An Amateurs Guide to Buying a GPS System

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An Amateur's Guide to Buying a GPS System

While most people have undoubtedly heard of a GPS system or device, some individuals may still be confused as to what a GPS actually does or how it can help them in their daily life. The acronym GPS stands for global positioning device. This device uses satellites orbiting around the earth to triangulate positions and provide navigation based on these positions. Though this technology was originally developed for military use, today, GPS devices are incorporated into cell phones, vehicles, and other various devices to help people get where they are going.

Individuals considering purchasing a GPS system for the first time should do their homework and determine what their specific needs are so that they can purchase the GPS device or system that best suits their needs. Once a prospective buyer determines his or her needs as well as how he or she plans to use the GPS system most often, it is simply a matter of selecting the best unit at the best price.

Brief History of GPS Systems

Individuals who rely on GPS devices on a regular basis can thank the Soviets for launching Sputnik into space in 1957. Although the satellite had nothing to do with global positioning, scientists discovered they could follow the orbit of the satellite using changes in its radio frequency. The U.S. Navy developed the first navigational satellite system in the 1960s. Their system, called the TRANSIT system, was comprised of six orbiting satellites and was designed for use with Navy submarines. While this represented a significant milestone in the history of global positioning and satellite navigation, it took several hours to pick up the satellite signals on the ground.

In 1973 the U.S. Defense Department developed the Navstar GPS system, a much quicker GPS system, and the first GPS satellite was launched in 1978. This system, which is still in use today, uses 24 satellites that circle the world twice each day. There are actually more than 30 GPS satellites currently in space, but the extras are only used as backups or called into service when an active satellite goes down.

Consumers Flock to GPS

Though the U.S. President Ronald Reagan allowed for non-military use of the satellite navigational system in 1983, following the Soviet bombing of a Korean passenger jet that had accidentally wandered into Soviet airspace, the military was still scrambling the satellites, which meant that the accuracy for consumers was far inferior. Once the military stopped messing with the signals in 2000, consumer use of GPS devices skyrocketed. Several companies began manufacturing handheld GPS devices, and some of the luxury carmakers started making plans to incorporate GPS systems into some of their pricier models.

The Many Uses of GPS Technology

The main reason most consumers use GPS systems is to get from Point A to Point B; however, this technology is capable of so much more. GPS devices calculate the distance in radio frequency of at least four different satellites and use this information to determine the exact location of the GPS device. This information can then be used in a number of ways. It can be used to generate detailed driving or travelling instructions as is the case when a GPS device is used in the car.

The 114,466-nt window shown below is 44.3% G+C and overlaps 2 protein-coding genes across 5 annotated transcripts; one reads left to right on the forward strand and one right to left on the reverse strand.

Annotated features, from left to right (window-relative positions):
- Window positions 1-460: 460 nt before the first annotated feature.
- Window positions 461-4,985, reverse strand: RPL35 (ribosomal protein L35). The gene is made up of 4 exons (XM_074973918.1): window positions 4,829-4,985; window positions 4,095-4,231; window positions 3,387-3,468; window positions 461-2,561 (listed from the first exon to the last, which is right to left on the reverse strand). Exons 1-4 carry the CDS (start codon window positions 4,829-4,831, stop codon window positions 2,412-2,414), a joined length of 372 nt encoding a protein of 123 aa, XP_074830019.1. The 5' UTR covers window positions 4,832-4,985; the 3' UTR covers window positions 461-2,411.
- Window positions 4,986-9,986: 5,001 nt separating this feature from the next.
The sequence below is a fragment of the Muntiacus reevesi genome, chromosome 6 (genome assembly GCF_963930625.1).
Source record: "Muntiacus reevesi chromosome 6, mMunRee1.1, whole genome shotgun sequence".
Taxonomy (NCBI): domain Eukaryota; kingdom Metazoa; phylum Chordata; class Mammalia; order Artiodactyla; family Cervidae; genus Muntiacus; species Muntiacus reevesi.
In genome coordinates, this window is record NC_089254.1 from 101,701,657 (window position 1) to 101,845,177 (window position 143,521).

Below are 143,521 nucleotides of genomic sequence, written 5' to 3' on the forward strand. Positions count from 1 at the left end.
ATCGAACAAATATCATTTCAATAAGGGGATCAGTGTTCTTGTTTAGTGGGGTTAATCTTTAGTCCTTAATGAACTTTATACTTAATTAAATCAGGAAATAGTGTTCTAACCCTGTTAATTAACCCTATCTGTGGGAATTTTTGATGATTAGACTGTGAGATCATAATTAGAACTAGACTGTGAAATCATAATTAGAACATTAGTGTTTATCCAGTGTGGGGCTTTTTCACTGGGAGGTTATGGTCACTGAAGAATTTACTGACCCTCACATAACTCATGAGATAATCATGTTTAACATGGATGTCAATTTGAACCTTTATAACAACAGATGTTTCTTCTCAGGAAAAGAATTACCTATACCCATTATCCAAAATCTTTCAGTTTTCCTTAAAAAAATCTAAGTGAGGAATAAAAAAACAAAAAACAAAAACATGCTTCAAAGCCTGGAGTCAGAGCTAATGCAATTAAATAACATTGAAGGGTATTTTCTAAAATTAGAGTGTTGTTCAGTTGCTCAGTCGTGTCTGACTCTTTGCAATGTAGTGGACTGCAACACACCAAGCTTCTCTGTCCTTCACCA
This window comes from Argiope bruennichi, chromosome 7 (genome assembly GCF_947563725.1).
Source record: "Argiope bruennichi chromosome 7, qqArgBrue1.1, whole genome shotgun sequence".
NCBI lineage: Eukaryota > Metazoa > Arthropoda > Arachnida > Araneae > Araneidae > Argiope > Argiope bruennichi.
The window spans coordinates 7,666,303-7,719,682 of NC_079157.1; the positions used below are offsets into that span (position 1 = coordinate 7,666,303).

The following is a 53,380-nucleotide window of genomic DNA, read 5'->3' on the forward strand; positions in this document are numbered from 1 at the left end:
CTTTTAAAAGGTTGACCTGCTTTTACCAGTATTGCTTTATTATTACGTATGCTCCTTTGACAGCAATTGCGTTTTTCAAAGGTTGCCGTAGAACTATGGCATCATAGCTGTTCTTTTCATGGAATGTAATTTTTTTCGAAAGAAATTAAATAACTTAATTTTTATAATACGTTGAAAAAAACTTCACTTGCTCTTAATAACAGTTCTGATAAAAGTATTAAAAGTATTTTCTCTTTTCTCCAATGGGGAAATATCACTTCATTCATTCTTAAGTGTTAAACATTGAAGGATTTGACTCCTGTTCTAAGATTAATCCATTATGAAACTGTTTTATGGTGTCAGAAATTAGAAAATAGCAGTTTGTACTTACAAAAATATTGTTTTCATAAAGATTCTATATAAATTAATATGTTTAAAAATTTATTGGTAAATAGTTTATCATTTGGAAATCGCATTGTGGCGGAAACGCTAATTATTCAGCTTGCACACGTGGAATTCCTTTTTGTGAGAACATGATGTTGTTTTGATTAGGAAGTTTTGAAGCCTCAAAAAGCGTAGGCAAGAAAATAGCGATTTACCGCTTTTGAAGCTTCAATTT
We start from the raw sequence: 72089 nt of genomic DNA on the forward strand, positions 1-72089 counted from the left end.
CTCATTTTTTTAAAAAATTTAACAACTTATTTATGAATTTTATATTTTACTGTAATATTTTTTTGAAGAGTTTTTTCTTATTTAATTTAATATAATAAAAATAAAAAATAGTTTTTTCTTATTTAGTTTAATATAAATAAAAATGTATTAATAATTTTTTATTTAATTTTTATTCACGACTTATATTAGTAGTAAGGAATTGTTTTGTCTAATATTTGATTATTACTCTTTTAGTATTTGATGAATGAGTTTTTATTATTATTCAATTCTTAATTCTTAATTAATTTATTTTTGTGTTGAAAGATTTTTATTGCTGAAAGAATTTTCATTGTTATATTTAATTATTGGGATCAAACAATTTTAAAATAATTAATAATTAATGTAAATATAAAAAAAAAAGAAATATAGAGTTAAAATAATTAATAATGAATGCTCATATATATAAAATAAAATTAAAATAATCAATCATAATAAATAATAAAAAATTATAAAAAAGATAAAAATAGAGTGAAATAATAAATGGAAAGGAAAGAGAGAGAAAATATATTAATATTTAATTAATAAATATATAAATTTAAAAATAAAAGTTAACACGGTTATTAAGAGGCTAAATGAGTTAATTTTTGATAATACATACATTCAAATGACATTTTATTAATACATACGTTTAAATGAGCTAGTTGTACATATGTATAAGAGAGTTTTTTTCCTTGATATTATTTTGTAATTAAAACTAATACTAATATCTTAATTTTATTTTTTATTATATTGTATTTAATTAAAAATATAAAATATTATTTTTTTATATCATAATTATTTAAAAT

If the location of the GPS receiver is capable of being transmitted to a computer or other device, GPS systems can also be used to locate missing items, including people. This is the basis for GPS tracking on cell phones and the technology that is used by companies that use fleets of vehicles, such as overnight delivery services.

Types of GPS Systems

When shopping for GPS devices, there are a number of options from which to choose. While each type of system has its pros and cons, the first factor for prospective buyers to consider is how they plan to use the GPS system. For example, buyers who want the luxury of using their GPS in any vehicle or even while hiking or biking would not be happy with a GPS device that is installed in the dashboard of a vehicle though individuals who want an easy-to-use integrated GPS might.

Another factor to consider when comparing the various types of GPS devices is their accuracy. Cell phone GPS systems are sometimes less accurate than handheld and vehicle GPS systems, which could mean the difference between arriving at a destination safely and winding up lost.

Type of GPS System



Handheld Unit

Portable, cordless, not a multitasker, easy to use

Easily lost or stolen

In-vehicle Unit

Integrated, cannot get lost, easy to use

Can only be used in the vehicle

Cell Phone GPS

Multitasker, compact

May not be accurate, can be difficult to program; requires service to operate

While many technophiles prefer to use the GPS functionality on their smartphone, it may be a bit complicated for those who do not use technology regularly and talking on the phone or performing other tasks while trying to use GPS may be a bit difficult. Additionally, if the phone is in an area that does not receive cellular service, the GPS functionality may not work. This and the fact that handheld GPS systems are easy to program and use makes them a popular option even though they only perform a single function.

Factors to Consider When Shopping for a GPS System

Shoppers who are looking for a stand-alone GPS system or a GPS that can be installed in the dashboard of their vehicle should consider several factors before making a purchasing decision. Individuals should look through the following factors and determine which features are important for them and which features they can live without. This should help narrow down the wide range of GPS systems on the market.